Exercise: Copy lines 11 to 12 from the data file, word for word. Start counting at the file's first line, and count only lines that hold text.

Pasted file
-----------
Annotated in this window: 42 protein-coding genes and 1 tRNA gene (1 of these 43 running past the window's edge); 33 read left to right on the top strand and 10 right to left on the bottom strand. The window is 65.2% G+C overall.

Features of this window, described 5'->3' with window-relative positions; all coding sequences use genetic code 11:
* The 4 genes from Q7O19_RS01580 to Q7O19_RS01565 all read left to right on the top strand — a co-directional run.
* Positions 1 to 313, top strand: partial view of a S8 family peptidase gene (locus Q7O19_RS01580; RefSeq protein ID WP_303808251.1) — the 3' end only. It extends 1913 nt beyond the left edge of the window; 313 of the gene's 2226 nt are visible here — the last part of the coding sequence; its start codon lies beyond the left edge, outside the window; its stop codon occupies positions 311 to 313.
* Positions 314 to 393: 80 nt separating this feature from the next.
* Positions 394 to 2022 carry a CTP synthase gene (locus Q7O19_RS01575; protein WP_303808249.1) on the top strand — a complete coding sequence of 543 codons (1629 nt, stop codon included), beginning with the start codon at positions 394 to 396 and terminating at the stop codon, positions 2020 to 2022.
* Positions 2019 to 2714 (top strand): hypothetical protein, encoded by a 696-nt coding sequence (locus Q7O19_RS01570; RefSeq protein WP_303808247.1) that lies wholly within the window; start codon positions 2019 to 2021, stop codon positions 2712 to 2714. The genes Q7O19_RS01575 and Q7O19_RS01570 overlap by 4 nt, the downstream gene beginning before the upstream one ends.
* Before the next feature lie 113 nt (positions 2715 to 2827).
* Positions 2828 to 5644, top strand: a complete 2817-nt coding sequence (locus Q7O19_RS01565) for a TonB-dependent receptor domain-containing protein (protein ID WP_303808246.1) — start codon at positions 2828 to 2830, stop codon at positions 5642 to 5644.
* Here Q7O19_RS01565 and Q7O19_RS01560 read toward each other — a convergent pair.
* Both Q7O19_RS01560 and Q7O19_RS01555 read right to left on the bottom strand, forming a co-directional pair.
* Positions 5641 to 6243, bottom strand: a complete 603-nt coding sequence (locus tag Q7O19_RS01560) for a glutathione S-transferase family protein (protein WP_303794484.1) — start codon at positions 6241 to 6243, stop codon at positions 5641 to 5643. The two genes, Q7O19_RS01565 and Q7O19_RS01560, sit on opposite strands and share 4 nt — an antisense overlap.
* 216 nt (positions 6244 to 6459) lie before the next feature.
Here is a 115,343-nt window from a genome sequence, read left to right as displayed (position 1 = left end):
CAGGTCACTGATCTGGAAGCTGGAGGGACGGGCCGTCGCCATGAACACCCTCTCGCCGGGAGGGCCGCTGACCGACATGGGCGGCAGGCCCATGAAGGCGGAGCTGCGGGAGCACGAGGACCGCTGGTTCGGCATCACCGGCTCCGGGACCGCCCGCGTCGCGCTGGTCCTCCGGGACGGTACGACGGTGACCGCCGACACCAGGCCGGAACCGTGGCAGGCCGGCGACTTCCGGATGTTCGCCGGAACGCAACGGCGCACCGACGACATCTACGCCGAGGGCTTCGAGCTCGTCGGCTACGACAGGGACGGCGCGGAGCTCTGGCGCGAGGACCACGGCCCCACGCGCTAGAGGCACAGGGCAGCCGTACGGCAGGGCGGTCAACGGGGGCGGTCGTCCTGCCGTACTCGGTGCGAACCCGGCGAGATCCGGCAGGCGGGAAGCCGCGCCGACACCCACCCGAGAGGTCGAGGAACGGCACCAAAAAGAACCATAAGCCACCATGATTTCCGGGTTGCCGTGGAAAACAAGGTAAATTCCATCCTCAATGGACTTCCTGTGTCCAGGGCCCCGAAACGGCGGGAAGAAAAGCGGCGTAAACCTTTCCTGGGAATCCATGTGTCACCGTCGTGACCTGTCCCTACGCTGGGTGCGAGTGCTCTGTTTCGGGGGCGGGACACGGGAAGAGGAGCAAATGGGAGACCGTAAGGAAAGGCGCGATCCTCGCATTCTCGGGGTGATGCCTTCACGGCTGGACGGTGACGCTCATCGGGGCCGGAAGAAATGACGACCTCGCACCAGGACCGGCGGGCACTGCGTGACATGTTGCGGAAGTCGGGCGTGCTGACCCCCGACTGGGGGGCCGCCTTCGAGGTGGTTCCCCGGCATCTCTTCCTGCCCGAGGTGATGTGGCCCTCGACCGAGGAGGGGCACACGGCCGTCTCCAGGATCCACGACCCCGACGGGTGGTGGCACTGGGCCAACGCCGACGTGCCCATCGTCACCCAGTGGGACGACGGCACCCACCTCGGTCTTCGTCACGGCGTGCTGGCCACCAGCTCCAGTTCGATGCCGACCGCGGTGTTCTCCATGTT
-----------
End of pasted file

* Both Q7O19_RS01560 and Q7O19_RS01555 read right to left on the bottom strand, forming a co-directional pair.
* Positions 5641 to 6243, bottom strand: a complete 603-nt coding sequence (locus tag Q7O19_RS01560) for a glutathione S-transferase family protein (protein WP_303794484.1) — start codon at positions 6241 to 6243, stop codon at positions 5641 to 5643. The two genes, Q7O19_RS01565 and Q7O19_RS01560, sit on opposite strands and share 4 nt — an antisense overlap.